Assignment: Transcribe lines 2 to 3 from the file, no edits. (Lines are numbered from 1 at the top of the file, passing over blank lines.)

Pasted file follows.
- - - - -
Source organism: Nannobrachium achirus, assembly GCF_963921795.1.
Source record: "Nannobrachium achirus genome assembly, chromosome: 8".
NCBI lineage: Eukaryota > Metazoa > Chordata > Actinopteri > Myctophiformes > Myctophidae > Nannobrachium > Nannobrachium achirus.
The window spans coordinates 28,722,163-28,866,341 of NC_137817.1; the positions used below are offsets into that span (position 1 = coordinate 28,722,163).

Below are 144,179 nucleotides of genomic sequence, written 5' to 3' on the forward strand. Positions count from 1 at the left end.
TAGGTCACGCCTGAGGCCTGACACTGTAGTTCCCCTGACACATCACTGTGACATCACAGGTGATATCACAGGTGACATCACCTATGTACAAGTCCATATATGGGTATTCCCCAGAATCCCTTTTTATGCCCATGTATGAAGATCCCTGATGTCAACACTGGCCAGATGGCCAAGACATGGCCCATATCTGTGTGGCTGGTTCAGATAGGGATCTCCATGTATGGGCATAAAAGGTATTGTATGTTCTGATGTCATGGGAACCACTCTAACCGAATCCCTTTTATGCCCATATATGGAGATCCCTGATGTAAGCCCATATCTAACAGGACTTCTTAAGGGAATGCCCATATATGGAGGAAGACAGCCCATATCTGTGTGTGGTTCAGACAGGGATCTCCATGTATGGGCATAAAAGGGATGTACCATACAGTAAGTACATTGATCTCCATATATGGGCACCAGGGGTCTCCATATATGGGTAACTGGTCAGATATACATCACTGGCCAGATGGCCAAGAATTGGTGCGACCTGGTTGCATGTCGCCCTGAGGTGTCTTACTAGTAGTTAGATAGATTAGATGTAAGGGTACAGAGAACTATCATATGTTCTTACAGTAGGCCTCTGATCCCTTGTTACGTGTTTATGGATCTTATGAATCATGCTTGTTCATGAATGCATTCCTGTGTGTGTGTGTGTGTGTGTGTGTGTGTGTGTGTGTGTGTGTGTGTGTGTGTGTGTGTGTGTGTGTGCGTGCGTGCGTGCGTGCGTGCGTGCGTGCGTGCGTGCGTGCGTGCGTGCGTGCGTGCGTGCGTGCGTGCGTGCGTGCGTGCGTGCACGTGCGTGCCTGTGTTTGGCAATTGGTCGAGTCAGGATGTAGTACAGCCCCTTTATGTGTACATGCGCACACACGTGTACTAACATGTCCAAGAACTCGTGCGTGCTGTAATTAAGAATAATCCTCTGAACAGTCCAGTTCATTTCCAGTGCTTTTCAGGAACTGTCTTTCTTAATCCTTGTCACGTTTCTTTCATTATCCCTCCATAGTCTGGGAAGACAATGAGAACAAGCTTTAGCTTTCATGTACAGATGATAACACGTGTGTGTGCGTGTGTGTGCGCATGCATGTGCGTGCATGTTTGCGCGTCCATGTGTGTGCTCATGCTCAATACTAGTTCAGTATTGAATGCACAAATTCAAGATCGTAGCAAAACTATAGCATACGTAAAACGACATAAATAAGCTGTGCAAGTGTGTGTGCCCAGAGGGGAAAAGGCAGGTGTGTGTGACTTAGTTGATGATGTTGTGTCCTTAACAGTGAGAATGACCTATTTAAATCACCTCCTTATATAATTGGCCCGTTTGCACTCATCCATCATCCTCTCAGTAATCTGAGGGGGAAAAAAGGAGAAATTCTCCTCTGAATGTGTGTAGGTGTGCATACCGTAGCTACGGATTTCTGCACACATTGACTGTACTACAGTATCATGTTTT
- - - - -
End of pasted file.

Source record: "Nannobrachium achirus genome assembly, chromosome: 8".
NCBI lineage: Eukaryota > Metazoa > Chordata > Actinopteri > Myctophiformes > Myctophidae > Nannobrachium > Nannobrachium achirus.